Now this first act seems rather unnecessary. It has nothing to do with the actual plot of the movie and serves nothing more than to introduce those who are not familiar with the Digimon franchise to the Kamiya siblings and a few core concepts. A very refreshing thing was the re-interpretation of "Digital Monsters" as scary monstrous beasts, a stark contrast to their less threatening portrayal in the TV series.
THe second act is possibly the heart and soul of this movie. Four years after the Kamiyas' first digimon encounter and a short time after the events of the first Digimon TV series, Izzy the computer genius discovers a computer virus that is actually an evolving digimon. As Tai and Izzy race to gather the digidestined for one final battle, their digimon buddies must enter the internet and destroy the virus digimon before it becomes too powerful. The stakes get raised once the virus, calling itself Diaboromon, hacks into servers all over the world turning all computers crazy. Society gets thrown into chaos and the technology that even the digidestined take for granted, such as emails and telephone, now becomes the source of their downfall.
Truly epic in scale, Digimon: The movie's second act has both surface level thrills and deeper emotional themes. There is a nice subtext satiring society's dependence on technology and the dehumanizing effect of internet communication (a theme that director Mamoru Hosoda expounded upon in 2010's "Summer Wars" anime movie). It is in this segment where the English script shines the most. Witty in-jokes and word puns pepper the energetic dialog delivered by a fine cast of voice actors who masterfully grow into their roles.
So enjoyable was the Diaboromon segment, right up to its awesome climax involving a brand spanking powerful new digimon taking on gazillions of diaboromon clones, that it is regrettable that Digimon: The Movie had to end on an extremely weak note.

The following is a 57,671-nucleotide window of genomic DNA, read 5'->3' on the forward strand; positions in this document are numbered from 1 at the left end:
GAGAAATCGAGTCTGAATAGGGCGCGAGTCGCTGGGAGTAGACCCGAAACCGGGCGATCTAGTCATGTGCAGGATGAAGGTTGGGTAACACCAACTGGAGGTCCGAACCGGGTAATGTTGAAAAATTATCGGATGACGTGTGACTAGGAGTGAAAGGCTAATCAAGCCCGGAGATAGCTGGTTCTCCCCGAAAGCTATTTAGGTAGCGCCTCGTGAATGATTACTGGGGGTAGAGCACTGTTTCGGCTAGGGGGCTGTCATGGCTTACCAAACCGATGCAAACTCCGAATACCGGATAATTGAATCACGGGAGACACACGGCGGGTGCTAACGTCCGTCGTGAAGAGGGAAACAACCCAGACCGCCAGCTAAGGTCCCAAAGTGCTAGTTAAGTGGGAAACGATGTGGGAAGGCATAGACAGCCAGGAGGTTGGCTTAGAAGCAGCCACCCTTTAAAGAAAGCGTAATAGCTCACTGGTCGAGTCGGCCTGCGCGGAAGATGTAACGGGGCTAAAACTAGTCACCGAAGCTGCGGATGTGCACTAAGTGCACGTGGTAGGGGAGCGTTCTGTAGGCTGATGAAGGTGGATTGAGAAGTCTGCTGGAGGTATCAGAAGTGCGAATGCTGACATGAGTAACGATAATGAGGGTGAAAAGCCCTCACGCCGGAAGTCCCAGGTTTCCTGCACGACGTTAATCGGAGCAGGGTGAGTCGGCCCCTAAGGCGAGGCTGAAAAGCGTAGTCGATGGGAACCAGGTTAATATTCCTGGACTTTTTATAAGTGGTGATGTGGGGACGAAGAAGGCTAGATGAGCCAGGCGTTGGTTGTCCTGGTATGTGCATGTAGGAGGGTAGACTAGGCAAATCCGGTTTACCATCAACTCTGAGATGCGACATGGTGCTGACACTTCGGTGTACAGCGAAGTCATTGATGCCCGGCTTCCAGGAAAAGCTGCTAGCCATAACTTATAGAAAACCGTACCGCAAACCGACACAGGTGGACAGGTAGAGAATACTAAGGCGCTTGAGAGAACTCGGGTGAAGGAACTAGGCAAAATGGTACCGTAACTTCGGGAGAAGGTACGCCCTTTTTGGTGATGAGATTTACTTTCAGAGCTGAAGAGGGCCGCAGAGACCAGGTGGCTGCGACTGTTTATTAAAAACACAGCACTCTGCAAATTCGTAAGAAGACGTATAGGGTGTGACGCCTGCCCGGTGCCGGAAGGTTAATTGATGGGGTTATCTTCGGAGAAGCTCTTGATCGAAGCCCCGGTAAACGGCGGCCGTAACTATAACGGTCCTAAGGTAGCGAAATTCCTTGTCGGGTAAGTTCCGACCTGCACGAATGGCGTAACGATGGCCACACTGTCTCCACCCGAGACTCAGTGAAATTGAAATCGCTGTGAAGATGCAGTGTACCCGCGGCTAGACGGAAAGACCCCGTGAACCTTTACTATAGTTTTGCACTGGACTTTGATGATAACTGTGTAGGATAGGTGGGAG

The third segment takes place in "present day" and it involves the remnants of the diaboromon virus from four years ago returning and infecting a digimon called Kokomon. Kokomon is one half of a set of twins. He and his twin brother Terriermon belonged to an American kid called Willis. The digidestined from the Digimon season 2 get drawn into this conflict as Kokomon becomes increasingly powerful. But unknown even to them, is that Willis' digimon twins are somehow connected to the Kamiya's first digimon encounter 8 years ago and Diaboromon's emergence four years ago.
This act is where it all falls apart. Not only is it the weakest in terms of story and its link to the previous two acts, but the writing seems rushed. Jokes that were supposed to sound timely and witty end up being really out of place and only serve to spoil the otherwise serious tone of the show. As the act reaches its climax, the editing done to the scenes becomes even more slip shod leaving many gaping plot holes. Even the battle sequences have been edited to the point of incoherence. And that ending? All too sudden and honestly, a little freaky especially when taken in context with the music.
Whether a change for the better or worse, the music incorporates many American pop tunes that, save for one, effectively complements the scenes they are coupled with. At least the catchy music is a good distraction from the ear grating "digi-rap" that opens the film and the other shortcomings of the movie.
Fans of Digimon, especially the Japanese digimon series, would undoubtedly give this a miss. It is recommended however that one at least watch the second act of this movie just for the fun of it.
Review by xamtaro from the Internet Movie Database.